Origins tells the biblical tale of brothers Cain and Abel, and the world’s first murder.
Only, telling would be the wrong word. They portray it, through movement and acting. No words are spoken.
The 70 minute play is charged with emotion, the two actors – Charles Sandford and Adam Davies as Cain and Abel respectively – carry the play through nuanced changes of mood, from tender affection to anguish and despair.
Sandford in particular gives a thrilling performance, his piercing eyes starting from their sockets throughout, the sweat streaming from his torso testament to the strain of his efforts.
The play is challenging, more inclined to make you think than smile. Almost as much effort is required from the audience to follow the action, as there is from the co-stars to provide it.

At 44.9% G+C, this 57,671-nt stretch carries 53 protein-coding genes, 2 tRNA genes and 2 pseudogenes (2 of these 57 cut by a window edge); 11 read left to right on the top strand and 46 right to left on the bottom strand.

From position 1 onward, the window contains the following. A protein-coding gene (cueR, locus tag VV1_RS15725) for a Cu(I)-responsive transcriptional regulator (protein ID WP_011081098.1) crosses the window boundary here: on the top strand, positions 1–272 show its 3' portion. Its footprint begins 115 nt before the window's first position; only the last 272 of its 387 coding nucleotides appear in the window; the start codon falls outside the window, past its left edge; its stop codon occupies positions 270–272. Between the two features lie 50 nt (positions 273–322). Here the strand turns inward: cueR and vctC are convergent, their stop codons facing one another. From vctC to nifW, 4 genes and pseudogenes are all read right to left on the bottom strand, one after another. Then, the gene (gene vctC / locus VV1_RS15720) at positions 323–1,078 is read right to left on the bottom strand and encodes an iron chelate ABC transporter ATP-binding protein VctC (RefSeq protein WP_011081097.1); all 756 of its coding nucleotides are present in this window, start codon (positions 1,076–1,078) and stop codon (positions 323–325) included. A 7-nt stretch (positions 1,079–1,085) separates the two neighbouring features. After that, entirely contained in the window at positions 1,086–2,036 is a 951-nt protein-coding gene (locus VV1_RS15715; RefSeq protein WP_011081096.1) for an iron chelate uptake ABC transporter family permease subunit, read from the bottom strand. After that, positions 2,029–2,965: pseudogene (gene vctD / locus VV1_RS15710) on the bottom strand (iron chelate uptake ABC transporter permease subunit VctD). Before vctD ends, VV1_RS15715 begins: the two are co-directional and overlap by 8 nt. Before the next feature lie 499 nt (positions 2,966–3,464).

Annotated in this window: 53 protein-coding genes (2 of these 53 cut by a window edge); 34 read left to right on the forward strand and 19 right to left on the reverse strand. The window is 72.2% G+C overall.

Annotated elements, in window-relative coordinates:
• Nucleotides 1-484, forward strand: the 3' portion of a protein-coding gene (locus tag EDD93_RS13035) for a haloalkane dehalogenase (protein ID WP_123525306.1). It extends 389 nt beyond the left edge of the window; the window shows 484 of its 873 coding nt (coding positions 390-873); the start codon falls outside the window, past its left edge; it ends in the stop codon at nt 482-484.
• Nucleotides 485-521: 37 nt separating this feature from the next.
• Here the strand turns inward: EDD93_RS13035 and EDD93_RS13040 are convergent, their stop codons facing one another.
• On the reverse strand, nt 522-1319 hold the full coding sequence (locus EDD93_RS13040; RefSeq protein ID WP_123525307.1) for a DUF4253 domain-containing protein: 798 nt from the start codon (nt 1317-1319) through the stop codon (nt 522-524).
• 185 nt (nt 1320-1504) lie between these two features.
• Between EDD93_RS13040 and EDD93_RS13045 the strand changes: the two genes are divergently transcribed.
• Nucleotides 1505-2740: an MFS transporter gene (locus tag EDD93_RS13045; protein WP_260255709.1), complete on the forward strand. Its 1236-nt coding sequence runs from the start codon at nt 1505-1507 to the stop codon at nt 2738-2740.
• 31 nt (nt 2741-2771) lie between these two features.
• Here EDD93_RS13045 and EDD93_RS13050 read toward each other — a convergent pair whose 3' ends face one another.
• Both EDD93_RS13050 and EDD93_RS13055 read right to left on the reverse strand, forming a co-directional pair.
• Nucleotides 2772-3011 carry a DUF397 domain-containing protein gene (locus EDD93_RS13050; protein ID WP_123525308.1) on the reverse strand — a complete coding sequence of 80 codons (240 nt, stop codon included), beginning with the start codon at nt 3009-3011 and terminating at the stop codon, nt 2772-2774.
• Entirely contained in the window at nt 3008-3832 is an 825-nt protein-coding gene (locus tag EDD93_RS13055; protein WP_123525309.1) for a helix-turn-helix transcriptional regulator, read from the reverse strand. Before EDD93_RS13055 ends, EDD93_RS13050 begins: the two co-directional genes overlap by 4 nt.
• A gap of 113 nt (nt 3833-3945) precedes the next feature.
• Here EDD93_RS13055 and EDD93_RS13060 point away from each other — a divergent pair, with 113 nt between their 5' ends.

And therein lies the problem.
Origins is a play the demands constant attention, but the vagaries caused by the lack of speech mean it struggles to command it.
If one was to walk into the theatre with no knowledge of the tale of Cain and Abel, it is entirely plausible that they would leave it feeling much the same.
The middle of the play in particular struggles to convey a coherent narrative. Would it be more enjoyable with the addition of a narrator? Perhaps.
All in all, Origins is an impressive piece of art.
But for it to grow from interesting to genuinely enjoyable, more of an effort should be made to create a storyline that is accessible for the whole audience.
Image courtesy of Animikii Theatre, via Vimeo, with thanks